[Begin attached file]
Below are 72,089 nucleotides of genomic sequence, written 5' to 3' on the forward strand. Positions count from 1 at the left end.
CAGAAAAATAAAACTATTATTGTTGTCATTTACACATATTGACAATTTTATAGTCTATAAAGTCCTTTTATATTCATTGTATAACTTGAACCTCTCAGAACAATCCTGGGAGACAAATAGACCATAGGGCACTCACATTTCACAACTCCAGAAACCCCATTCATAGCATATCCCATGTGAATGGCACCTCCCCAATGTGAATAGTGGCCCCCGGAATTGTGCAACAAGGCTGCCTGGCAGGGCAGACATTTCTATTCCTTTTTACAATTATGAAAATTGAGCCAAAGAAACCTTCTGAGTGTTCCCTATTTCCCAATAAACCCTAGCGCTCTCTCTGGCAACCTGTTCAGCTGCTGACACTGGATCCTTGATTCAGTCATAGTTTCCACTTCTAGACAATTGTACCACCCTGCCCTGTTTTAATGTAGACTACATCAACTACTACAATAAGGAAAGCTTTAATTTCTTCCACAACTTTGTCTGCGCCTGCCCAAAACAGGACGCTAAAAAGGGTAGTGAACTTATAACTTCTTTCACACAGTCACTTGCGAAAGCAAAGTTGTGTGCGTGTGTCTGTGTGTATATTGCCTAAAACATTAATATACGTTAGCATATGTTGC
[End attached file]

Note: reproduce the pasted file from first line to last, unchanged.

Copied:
Below are 72,089 nucleotides of genomic sequence, written 5' to 3' on the forward strand. Positions count from 1 at the left end.
CAGAAAAATAAAACTATTATTGTTGTCATTTACACATATTGACAATTTTATAGTCTATAAAGTCCTTTTATATTCATTGTATAACTTGAACCTCTCAGAACAATCCTGGGAGACAAATAGACCATAGGGCACTCACATTTCACAACTCCAGAAACCCCATTCATAGCATATCCCATGTGAATGGCACCTCCCCAATGTGAATAGTGGCCCCCGGAATTGTGCAACAAGGCTGCCTGGCAGGGCAGACATTTCTATTCCTTTTTACAATTATGAAAATTGAGCCAAAGAAACCTTCTGAGTGTTCCCTATTTCCCAATAAACCCTAGCGCTCTCTCTGGCAACCTGTTCAGCTGCTGACACTGGATCCTTGATTCAGTCATAGTTTCCACTTCTAGACAATTGTACCACCCTGCCCTGTTTTAATGTAGACTACATCAACTACTACAATAAGGAAAGCTTTAATTTCTTCCACAACTTTGTCTGCGCCTGCCCAAAACAGGACGCTAAAAAGGGTAGTGAACTTATAACTTCTTTCACACAGTCACTTGCGAAAGCAAAGTTGTGTGCGTGTGTCTGTGTGTATATTGCCTAAAACATTAATATACGTTAGCATATGTTGC